The Digital Inclusion Fund awarded $200,000 in grants to help provide technological access to low-income families.
As part of its contract to build a citywide wireless network, US Internet Wireless agreed to help bridge the “digital divide” in Minneapolis.
Last month, the Digital Inclusion Fund awarded $200,000 in grants to nine organizations working to improve technology access and education. The fund, which is part of a community benefits agreement financed by the wireless company, was designed to support programs that work with new users of technology who historically might not have had access, such as immigrants and low-income families.
The company will give an additional $300,000 to the fund once the wireless network is completed sometime this year.
The Patchwork Digital Divide initiative at the Church of St. Philip received a $30,000 grant from the Digital Inclusion Fund. Ken Nelson, who manages that project, said the money will go toward wireless cards, software and refurbishments for used computers that the program donates to low-income families.
“I really see this as a way to level the playing field, in a sense, for those who didn’t really make it in the normal educational system or are having a hard time,” Nelson said.
The program allows people to do four hours of community service in exchange for a four-hour computer training workshop, which ends with participants taking the computer home, he said, adding that many parents do the community service to get computers for their children.
Ward 8 Councilwoman Elizabeth Glidden, who initially suggested the community benefits agreement, said people without computer skills miss out on other opportunities as well.
“It’s one of those fundamental things now that’s just part of life in the United States,” she said.
Tenika Wells, 30, participated in the project at the Church of St. Philip, but said she wanted the computer for her three sons.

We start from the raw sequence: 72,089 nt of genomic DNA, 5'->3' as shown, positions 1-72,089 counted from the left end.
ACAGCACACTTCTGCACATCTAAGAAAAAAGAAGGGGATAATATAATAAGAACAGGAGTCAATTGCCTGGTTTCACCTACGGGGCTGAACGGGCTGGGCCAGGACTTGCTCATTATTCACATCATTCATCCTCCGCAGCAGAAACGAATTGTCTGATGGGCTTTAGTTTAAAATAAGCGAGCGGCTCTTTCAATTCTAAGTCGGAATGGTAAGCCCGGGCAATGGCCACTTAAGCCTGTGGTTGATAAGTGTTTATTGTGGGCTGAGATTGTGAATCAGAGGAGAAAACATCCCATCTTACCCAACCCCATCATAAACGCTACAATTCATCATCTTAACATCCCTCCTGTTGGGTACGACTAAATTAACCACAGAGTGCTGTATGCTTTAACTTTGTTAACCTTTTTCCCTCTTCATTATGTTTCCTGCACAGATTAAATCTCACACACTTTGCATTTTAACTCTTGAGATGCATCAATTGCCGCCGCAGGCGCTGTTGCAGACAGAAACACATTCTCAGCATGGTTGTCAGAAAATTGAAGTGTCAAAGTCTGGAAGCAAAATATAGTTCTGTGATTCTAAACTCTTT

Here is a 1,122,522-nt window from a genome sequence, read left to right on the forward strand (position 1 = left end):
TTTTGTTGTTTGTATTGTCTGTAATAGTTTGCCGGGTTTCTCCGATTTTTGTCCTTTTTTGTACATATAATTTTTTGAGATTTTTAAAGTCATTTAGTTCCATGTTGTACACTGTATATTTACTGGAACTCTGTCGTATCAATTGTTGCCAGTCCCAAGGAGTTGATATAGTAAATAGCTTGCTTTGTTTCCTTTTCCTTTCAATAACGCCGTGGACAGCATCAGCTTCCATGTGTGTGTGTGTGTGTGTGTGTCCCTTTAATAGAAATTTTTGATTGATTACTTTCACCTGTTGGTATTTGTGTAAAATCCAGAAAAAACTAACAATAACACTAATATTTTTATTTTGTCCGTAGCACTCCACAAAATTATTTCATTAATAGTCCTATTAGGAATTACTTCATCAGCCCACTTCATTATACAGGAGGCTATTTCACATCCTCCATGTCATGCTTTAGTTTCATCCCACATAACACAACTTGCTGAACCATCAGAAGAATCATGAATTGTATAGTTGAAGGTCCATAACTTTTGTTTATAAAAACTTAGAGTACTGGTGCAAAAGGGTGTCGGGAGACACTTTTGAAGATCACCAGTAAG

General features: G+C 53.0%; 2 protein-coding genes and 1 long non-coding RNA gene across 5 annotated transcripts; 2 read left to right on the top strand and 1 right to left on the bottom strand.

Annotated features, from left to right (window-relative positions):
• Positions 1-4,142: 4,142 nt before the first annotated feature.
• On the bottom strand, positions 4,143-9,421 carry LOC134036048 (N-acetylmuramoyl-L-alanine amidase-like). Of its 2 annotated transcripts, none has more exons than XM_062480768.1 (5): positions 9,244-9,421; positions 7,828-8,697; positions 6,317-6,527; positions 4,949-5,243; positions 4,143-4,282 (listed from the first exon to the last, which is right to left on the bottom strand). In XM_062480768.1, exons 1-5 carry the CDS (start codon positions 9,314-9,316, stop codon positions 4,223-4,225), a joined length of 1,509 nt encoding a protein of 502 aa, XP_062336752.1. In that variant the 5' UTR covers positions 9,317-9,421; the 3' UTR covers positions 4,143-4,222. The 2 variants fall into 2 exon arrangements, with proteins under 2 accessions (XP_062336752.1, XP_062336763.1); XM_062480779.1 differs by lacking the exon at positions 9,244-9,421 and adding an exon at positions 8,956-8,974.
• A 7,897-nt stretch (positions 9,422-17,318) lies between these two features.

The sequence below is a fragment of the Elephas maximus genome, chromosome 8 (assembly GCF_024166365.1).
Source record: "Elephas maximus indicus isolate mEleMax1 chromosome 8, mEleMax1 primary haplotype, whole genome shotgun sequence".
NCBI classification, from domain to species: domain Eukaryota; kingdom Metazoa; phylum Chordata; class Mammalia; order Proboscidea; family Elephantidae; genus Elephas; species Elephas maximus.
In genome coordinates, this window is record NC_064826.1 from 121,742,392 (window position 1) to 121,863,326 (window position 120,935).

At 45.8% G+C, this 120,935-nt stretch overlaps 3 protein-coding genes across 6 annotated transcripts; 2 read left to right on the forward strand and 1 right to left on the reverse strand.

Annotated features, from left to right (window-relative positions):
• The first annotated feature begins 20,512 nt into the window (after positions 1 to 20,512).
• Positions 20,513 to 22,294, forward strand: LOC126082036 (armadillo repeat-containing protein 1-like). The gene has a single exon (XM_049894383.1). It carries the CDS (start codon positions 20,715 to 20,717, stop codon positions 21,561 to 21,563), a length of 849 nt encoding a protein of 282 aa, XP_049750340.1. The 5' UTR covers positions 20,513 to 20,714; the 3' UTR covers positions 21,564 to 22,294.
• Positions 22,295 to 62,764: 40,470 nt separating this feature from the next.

“We didn’t have a computer in our house at all,” she said. “I don’t think we would have gotten one if that service wasn’t provided.”
Although Wells doesn’t have Internet access yet, she said her computer skills have improved. Her 5-year-old son also uses the computer to play games and learn Spanish, she said.
Frederick Riggins, assistant professor of information and decision sciences at the Carlson School of Management, said sometimes providing access to computers isn’t enough. People need to understand how to use the technology and have more than just basic Internet access to really take advantage of their computers.
“Just giving access might only be part of the story,” Riggins said.
The other eight organizations that received Digital Inclusion Fund grants are the Minneapolis Public Library, Phyllis Wheatley Community Center, Plymouth Christian Youth Center, Project for Pride in Living, the St. Paul Neighborhood Network, the Bridge for Runaway Youth, TVbyGIRLS and the Twin Cities Media Alliance.
Glidden said the grants were awarded to programs based on how well they addressed the fund’s goals and whether there was a way to measure success.
“They were all just fantastic programs,” she said. “We tried to make those decisions that would assist programs that could reach a large number of people.”
Glidden also said this is the first time there has been a community benefits agreement in a city contract.
The Digital Inclusion Fund’s advisers evaluated about 45 project proposals. This year, the fund will seek more applications for more grants.
Rebecca Richards Bullen, associate director of TVbyGIRLS, said her organization will use grant money to pay for staff, technology and supplies for media workshops for girls.
The workshops would focus on media literacy and technical training for the participants, girls from diverse communities across the city, she said.
“This is a way that they really can access each other and really introduce and share ideas,” Richards Bullen said.